Deanie’s right though; turbot falls into the category of fish you’re likely to find featured at the whitest of white tablecloth restaurants and rarely elsewhere, a fact I learned when failing to find it for sale at my beloved Berkeley Bowl. After calling around to several other fish markets in the area, it seemed that securing turbot was a bit touch-and-go; one market in San Francisco said they could get it, only to call me back a couple days later to tell me there’d be a delay of 2 weeks on the order I’d placed with them. While trying to do some online searching for other options to consider in the area, I stumbled across Browne Trading, which incredibly offered to overnight me an entire fish. Having not previously heard of Browne Trading, I again consulted Deanie, who confirmed that “yeah, those guys are super-legit”. So, having planned to work on this dish on a Saturday, I called Browne and ordered their “2-fillets of Turbot” option, then arranged for a half-dozen or so blooming Hyacinths from a lovely little flower shop in Berkeley to be delivered for the weekend’s adventure.
I worry it sounds incredibly privileged and douchey to casually admit to sourcing these things; my rule for myself is: if I haven’t every tried something, I’m willing to save up and go all out to experience working with it, but I’m happy to substitute with local/seasonal/(cheaper) things when I’m already familiar with an exotic ingredient (e.g. my substitution of rhubarb for gooseberries in my last dish). I’m still interested in learning, and having not worked with either hyacinth or turbot before, I wanted to get a clear picture in my head for both.
Other than the sheer exotic-ness of its ingredients, the dish itself is remarkably straightforward to prepare. After preparing the shellfish as I mentioned above, some of the remaining stock is cooked with cream and carrageenan, then left to cool until it forms a custard. At the same time, I peeled and quartered some Sunchokes (also called Jersualem Artichokes) and cooked these with cream until they were tender, then blended them into a puree. While the sunchokes were simmering, I diced up some fresh water chestnuts into 1/8″ dice and stored these in a small container until service.
The last step was working with the turbot. Deanie wasn’t kidding when she said Browne was super-legit; I was expecting my fish to turn up pre-frozen in a vacuum-sealed pouch. What showed up instead was a disproportionately-massive cooler packed with freeze-gel packs. Buried inside this cocoon of coolness was a plastic tub containing a single incredibly fresh turbot filleted in two. The tub was smeared with small bits of fishmonger gook and had “Hemberger: Turbot” scrawled on the top in Sharpie; it smelled like the ocean. I guess some might be jarred by the complete lack of fancy packaging beyond this, but I was totally delighted. There were no labels declaring weight or fancy-but-unnecessary ‘preparation instructions’, no glossy inserts like you might get from Snake River Farms. No, this was just “Here’s the FUCKING INCREDIBLY FRESH FISH you wanted, and a free sample of some sea air from Maine. You’re welcome.” Super. Legit.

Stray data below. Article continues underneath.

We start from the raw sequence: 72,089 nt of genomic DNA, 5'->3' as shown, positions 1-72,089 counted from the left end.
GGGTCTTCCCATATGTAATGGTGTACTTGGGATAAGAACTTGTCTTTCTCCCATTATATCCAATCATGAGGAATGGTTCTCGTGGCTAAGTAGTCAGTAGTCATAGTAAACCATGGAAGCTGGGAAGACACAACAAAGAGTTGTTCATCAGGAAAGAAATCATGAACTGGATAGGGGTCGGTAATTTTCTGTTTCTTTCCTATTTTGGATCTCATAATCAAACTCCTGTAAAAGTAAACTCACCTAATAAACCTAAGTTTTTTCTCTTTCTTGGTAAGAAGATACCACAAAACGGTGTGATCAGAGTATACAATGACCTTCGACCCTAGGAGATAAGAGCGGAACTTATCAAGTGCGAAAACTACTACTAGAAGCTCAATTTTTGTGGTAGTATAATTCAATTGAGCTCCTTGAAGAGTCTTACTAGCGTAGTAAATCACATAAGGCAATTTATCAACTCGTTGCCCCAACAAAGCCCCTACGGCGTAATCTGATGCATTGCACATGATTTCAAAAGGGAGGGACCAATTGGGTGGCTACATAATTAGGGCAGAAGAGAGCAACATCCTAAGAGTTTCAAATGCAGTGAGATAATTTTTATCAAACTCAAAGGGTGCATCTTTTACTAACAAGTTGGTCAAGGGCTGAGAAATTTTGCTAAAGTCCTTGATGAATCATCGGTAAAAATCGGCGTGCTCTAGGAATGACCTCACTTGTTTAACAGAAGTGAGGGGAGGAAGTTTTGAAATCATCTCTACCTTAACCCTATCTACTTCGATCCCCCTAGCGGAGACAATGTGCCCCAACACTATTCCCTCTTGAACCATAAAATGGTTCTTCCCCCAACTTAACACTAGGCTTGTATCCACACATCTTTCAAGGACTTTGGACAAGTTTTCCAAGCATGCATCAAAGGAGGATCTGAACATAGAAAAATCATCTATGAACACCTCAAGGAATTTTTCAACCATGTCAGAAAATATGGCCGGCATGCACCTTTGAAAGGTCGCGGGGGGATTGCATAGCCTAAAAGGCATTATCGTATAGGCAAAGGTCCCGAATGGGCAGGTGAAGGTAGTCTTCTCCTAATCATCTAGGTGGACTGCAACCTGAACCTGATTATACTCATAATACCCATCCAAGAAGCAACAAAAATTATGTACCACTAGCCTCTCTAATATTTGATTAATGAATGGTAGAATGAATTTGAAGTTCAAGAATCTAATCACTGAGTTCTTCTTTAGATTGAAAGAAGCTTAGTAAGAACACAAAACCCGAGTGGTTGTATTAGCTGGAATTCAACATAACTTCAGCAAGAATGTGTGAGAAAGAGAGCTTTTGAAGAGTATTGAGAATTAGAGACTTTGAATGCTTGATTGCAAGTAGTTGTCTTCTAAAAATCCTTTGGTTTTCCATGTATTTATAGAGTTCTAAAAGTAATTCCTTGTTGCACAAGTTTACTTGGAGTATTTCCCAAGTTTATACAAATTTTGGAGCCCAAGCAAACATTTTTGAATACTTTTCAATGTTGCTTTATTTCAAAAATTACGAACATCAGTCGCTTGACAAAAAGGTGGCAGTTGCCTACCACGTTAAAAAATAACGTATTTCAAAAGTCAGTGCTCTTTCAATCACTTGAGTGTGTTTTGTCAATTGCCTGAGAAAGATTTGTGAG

I divided the turbot fillets into individual portions and seal these in vacuum bags with butter and some of the shellfish stock, to be cooked gently en sous vide at 138F for 20 minutes or so. Then it was just a matter of “heating things up gently and putting it all together”: a bed of sunchoke puree and water chestnut dice is put down in a bowl first, then some turbot portions are placed atop this. Some warm shellfish custard is poured around this assembly and left to set. While this is resting, I stemmed some hyacinths (and lilac, which Ana had at her shop as well. I figured what the hell.), placed them in a larger bowl, and brought a pot of water to boil. Once the custard was firm, I gently placed the trimmed shellfish meats around the borl, and garnished everything with tarragon, fennel fronds and pollen, hyacinth petals and flowers, and some fresh chervil from the garden. I called Sarah down, poured in the boiling water, and we ate.
And it was delicious. Turbot indeed has a lovely, indescribably-unique texture and flavor that oozes subtlety. It’s not really ‘fishy’, and it rides alongside the fennel/vermouth/shellfish flavors seamlessly. The night after I put this dish together, I cooked the remaining turbot and paired it with celery root puree, very simply…I think something hard or aggressive like pan frying, lemon pepper, those sorts of things are too overpowering for this fish. Accounts I’ve read online of people trying to panfry it seem to result in the meat turning to mush. This might be why it’s so frou-frou; it demands a light, considered touch.
It’s probably obvious at this point that I’ve omitted my usual lot of photos of ingredients; this is the Big Fail of this dish. In trying to realize our vision for the video we wanted to make of this dish, Sarah and I realized that there was a lot we have to learn; setting up and breaking down specific backdrops against which to shoot severely limits the working space I have to actually prepare things, and the logistics demanded so much of our attention that there ended up being a lot of detail we failed to capture. We weren’t sure how to tightly-control the shooting of things as they cooked on the stove, and it was hard to try to solve that problem and still cook the food properly. Also, because we were both playing DP and Cinematographer together while I was trying to cook, we were consuming ingredients under the lens of her video camera, which meant I had nothing left to shoot stills of with my own camera (lest I have to go out and buy new ingredients). Basically we were underprepared and didn’t end up with a cohesive collection of footage that accurately tells “the story of making this dish” in the aesthetic that we envision, and I’m left with few in-progress photos of things.
But, some of the footage we captured IS kind of compelling to me, so I took a stab at editing it together into something interesting anyway. It’s not really a ‘story’ per se, mostly just footage we shot of ingredients as we were figuring things out. There’s a section in the middle where I’m trying to trim the littleneck clams using a description in the recipe that was hard for me to understand; basically I’m trying to trim a pretty ugly-looking thing into something that’s tidy and has a good texture, so I trim the outer ‘stuff’ and the foot (which is tougher meat), then cut off what I think is the clam’s stomach, which is filled with sand and can be gritty to eat. If there’s someone out there who knows a better or more-proper way to do this, please set me straight.
Other than that, I amused myself by shooting lots of photos of the final dish, which I found overwhelmingly beautiful. I was especially captivated by the juxtaposition of forms of the whiteware with the forms of the flowers; it all looked so pretty together.
Thankfully I was left with a few spare hyacinth and lilac flower heads…so I’m trying a different experiment with them…
9 dishes remaining…